I make no apologies for showing you a picture taken in 1972 after a number of bombs were detonated by the IRA in Belfast City centre. Soldiers first on the scene at The Bus Station found torso parts and entrails caught on railings. The IRA were responsible for those attacks and the loss of life and maiming of large numbers of innocent civilians and we must not forget that civilians were directly targeted.
I was most unhappy to read over the week-end that The Consultative Group on The Past is to make a proposal on Wednesday that the families of all those killed in 'The Troubles' should receive £12,000 compensation and that this could cost the tax-payer £40,000,000. They wish to include in this scheme the families of dead IRA members as they want to end the 'hierarchy of victims' on the basis that the pain of the bereaved is equal! It most certainly is not.
I wondered how the death of James Quigley, aged 18yrs, on the 29 Sep 1972 was regarded. If you 'Google' him in you find yourself looking at The Relatives for Justice site. They report him as being murdered by the British Army in an attic and that his body was thrown off the roof.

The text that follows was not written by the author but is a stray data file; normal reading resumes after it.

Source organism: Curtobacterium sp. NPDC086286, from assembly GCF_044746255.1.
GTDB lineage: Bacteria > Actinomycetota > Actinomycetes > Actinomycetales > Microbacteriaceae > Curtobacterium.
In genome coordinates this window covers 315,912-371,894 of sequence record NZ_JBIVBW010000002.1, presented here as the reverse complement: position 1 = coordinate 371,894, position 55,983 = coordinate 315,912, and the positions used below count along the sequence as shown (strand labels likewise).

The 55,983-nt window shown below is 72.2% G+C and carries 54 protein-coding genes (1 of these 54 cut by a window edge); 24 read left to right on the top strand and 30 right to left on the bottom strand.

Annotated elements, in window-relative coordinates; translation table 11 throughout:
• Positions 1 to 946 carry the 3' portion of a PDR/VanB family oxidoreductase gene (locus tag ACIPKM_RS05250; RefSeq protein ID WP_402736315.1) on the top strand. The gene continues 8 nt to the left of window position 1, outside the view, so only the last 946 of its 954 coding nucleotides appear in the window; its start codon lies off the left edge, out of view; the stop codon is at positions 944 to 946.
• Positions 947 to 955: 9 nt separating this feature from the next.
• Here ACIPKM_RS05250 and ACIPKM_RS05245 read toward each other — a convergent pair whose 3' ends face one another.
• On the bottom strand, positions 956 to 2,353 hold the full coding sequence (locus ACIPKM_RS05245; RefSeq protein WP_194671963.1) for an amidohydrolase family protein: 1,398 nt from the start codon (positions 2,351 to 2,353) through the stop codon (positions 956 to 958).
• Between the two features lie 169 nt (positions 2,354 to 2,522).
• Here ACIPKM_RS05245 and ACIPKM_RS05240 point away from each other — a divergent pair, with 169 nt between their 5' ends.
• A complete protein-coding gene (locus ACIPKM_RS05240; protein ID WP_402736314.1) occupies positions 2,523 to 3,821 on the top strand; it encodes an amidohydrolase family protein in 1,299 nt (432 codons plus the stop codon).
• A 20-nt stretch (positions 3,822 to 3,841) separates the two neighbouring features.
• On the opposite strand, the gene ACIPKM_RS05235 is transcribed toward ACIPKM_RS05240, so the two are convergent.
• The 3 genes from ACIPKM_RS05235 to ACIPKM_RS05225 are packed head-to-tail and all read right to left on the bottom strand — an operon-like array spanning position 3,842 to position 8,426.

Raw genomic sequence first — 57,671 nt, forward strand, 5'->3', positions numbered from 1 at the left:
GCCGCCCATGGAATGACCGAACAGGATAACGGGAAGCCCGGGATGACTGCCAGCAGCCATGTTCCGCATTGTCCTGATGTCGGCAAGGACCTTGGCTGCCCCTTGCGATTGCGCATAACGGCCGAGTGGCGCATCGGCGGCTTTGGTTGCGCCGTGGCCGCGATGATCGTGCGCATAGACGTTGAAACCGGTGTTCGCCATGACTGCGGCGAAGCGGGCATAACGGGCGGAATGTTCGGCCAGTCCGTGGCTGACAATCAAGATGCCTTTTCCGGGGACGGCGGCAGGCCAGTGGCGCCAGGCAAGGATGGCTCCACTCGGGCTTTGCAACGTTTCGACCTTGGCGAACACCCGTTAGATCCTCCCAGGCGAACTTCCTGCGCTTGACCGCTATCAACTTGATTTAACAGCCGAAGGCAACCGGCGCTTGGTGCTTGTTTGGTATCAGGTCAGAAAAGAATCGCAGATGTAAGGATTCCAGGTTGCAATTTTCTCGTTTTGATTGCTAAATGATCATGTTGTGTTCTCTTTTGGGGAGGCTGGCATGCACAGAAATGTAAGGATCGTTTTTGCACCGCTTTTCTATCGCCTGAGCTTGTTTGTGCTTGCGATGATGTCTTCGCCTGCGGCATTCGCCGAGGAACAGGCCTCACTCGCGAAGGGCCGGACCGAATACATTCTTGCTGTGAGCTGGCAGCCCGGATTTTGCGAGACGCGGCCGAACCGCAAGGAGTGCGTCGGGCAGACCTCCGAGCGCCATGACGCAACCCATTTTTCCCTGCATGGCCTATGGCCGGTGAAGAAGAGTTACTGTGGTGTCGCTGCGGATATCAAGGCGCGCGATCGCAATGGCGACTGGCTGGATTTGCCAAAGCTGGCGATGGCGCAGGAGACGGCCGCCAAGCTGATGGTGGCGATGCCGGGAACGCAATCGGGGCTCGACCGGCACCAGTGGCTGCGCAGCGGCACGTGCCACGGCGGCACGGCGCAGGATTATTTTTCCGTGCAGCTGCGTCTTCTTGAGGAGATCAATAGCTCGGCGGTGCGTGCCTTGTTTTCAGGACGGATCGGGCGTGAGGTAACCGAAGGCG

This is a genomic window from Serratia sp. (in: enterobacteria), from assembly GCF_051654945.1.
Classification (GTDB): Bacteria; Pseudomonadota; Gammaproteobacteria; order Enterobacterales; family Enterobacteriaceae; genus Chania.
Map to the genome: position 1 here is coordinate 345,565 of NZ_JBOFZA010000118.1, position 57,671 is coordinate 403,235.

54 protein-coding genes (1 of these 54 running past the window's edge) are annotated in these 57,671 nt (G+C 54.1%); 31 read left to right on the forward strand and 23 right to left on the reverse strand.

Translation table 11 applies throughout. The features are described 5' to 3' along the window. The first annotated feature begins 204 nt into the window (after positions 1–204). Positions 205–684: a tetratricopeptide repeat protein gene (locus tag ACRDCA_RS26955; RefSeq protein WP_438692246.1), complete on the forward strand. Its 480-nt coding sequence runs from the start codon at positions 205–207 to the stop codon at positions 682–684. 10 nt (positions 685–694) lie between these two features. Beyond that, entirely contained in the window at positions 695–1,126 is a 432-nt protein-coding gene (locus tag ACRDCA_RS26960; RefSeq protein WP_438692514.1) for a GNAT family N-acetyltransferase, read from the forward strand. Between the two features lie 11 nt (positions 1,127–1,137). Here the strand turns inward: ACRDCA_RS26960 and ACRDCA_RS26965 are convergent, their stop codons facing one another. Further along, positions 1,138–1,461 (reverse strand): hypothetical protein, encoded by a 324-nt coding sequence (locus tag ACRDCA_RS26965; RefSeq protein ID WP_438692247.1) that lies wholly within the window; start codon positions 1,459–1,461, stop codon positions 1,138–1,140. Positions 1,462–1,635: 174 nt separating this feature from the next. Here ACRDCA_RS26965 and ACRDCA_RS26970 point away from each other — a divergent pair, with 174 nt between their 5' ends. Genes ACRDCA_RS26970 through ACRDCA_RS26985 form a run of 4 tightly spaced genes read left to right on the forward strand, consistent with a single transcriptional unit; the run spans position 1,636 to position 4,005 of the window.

They fail to mention that he was an IRA volunteer armed with a Garrand rifle and clips of ammunition who had set himself up in a firing position to shoot at British soldiers responding to a bomb set off in a shop. His body was recovered from the roof and removed from the back of the premises carefully and into an Armoured Saracen Ambulance and rushed to The Victoria Hospital.
They also fail to mention that in the same incident Private Ian Stewart Burt, aged 18 yrs, of The 2nd Battalion The Royal Anglian Regiment was shot dead by another sniper backing up Quigley's position.
I suppose, such is the way this country has descended into 'madness' in the past 11 years, that the compensation will be dished out to the families of terrorists. As tax-payers you might also be interested to know that the Tony Blair's nonsense of The Saville Inquiry, set up in 1998, is still going on and has so far cost you £182,000,000.